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We understand the seriousness of termites and pest problems in your home, which is why we act quickly in any situation. Ask about our no risk money back guarantee, guaranteeing you a fully secured and insured pest free environment.
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Nothing is quite as unprofessional as an office infested by a variety of pests.
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All Types of Pests
We take pride in our services, dedicated to making you, your family and your clients safe. We take on everything, from rat infestation to termite control, termite treatment, cockroach infestations, fleas and spider invasions.
Whatever your problem may be right across our beautiful state of South Australia, rest assured that we have a solution for it.
Call us today if you have any pest management questions, or simply book a time for one of our thorough inspections. One of our treatments is all it usually takes for the effective removal of all common household pests. Just call us on (08) 6169 5012 and get in touch with one of our local pest technicians.
When uninvited visitors such as cockroaches, ants, spiders, fleas or bees decide to infest your home, don't look for cheap pest control, look for someone who can fix things right the first time. Pest Control Marino offers exceptional service and turnaround times plus we exterminate infestations of any insect that dares to invade any Marino home or businesses.
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Marino is a suburb in the south of Adelaide, South Australia. It sits on coastal hills overlooking Gulf St Vincent, within the City of Marion local government area. It neighbours Seacliff, Hallett Cove and Kingston Park.
The suburb features the Marino Rocks beach which has a steep cliff face and then a low and flat rocky beach, leading out to a reef on the southern end of Seacliff. Fishing and snorkelling are common recreation activities.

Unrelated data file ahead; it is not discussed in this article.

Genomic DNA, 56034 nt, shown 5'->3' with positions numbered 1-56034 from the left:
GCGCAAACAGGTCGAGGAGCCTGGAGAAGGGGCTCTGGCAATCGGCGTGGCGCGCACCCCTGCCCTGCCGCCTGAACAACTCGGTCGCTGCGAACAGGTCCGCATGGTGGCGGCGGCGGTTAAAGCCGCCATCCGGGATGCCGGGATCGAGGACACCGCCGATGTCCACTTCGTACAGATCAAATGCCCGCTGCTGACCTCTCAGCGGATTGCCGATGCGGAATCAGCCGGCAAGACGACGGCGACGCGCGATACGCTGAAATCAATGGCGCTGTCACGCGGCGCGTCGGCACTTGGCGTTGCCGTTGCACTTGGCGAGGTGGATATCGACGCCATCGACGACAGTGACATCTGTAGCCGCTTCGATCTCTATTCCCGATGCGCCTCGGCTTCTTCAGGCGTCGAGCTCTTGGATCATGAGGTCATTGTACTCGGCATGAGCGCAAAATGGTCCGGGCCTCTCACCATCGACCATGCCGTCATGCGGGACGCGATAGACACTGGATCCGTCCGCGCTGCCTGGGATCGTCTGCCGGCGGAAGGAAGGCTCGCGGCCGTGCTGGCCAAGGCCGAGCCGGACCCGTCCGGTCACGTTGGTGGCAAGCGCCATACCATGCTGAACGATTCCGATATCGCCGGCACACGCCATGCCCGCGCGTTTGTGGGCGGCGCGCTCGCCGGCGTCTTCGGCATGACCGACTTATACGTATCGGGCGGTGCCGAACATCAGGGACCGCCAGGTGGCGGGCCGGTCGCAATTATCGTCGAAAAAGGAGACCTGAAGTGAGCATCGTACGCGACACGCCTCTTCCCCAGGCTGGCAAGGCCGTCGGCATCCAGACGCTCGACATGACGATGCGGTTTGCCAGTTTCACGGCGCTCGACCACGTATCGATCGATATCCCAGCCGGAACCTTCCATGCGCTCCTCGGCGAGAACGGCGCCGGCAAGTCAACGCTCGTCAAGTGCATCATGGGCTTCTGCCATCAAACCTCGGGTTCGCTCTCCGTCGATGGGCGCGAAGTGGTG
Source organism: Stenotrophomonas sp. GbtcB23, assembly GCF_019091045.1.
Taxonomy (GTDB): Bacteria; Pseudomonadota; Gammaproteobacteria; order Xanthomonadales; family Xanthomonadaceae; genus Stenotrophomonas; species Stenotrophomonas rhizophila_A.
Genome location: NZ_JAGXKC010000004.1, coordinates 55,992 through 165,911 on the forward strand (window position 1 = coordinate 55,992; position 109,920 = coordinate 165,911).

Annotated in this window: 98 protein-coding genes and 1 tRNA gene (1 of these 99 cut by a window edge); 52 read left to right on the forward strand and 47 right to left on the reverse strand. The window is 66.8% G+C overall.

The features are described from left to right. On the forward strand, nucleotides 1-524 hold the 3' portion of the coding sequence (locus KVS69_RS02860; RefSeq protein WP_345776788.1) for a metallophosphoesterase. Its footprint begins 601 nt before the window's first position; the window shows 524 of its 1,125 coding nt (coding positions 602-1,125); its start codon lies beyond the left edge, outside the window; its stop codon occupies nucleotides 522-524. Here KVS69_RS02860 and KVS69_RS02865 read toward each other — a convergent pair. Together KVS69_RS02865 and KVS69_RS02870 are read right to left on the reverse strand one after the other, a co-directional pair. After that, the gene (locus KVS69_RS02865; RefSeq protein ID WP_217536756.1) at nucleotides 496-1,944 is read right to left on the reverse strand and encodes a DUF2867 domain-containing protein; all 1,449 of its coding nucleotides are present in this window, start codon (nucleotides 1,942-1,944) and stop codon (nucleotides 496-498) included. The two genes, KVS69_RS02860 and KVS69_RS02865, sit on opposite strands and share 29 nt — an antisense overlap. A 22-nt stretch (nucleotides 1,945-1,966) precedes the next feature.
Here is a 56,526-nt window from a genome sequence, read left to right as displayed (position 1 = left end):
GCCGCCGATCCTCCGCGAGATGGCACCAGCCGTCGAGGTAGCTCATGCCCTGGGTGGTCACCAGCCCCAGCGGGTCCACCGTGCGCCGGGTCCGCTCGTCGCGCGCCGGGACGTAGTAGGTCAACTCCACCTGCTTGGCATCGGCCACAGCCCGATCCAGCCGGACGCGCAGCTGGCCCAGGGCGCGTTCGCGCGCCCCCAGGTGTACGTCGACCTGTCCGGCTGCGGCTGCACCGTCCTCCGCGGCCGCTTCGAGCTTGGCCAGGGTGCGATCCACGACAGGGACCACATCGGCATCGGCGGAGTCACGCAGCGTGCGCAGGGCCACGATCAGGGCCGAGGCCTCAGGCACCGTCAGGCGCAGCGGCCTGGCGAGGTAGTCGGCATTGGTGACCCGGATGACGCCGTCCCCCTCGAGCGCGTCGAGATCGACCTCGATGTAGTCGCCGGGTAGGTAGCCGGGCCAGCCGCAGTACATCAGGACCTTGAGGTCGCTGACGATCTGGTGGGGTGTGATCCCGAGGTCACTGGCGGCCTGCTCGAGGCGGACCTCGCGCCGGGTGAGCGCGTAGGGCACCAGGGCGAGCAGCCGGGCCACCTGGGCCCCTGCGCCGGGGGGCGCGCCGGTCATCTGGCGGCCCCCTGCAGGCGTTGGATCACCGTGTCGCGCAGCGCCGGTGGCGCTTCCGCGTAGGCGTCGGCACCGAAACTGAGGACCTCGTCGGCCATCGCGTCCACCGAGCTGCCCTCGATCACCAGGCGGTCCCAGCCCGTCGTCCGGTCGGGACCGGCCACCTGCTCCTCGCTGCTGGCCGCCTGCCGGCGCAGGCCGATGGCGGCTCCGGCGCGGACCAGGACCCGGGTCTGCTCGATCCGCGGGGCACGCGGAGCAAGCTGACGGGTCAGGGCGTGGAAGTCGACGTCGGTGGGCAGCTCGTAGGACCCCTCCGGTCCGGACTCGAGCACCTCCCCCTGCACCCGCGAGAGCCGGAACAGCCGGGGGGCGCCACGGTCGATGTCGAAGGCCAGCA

At the northern end of the beach, the public artwork Contemplation can be viewed, by artist Marijana Tadic. Launched in 2006, the artwork takes the form of a rocked boat.
Also as of 2006, at the access point to the beach, there is mosaic artwork on the outer walls of the toilet facility. These were designed and constructed by South Australian artist Michael Tye. Michael worked with local artists and community members in the design and construction of the mosaic artwork along the nearby retaining wall.
The Seaford railway line passes through the suburb, and there are two railway stations: Marino and Marino Rocks. The line has had an active history, first being built In 1913 to Marino and extending to Willunga in 1915. The section from Hallett Cove to Willunga was closed in 1969. In the 1970s the line was extended south from Hallett Cove, reaching Christie Downs in 1976 and Noarlunga Centre in 1978.
A number of walking trails are available through Marino including the Coastal Walk and the Coast to Vines rail trail. A signposted suburban bikeway from Glenelg to Marino travels along secondary roads in the area.
Marino is home to the Marino Rocks Lighthouse and the Marino Conservation Park.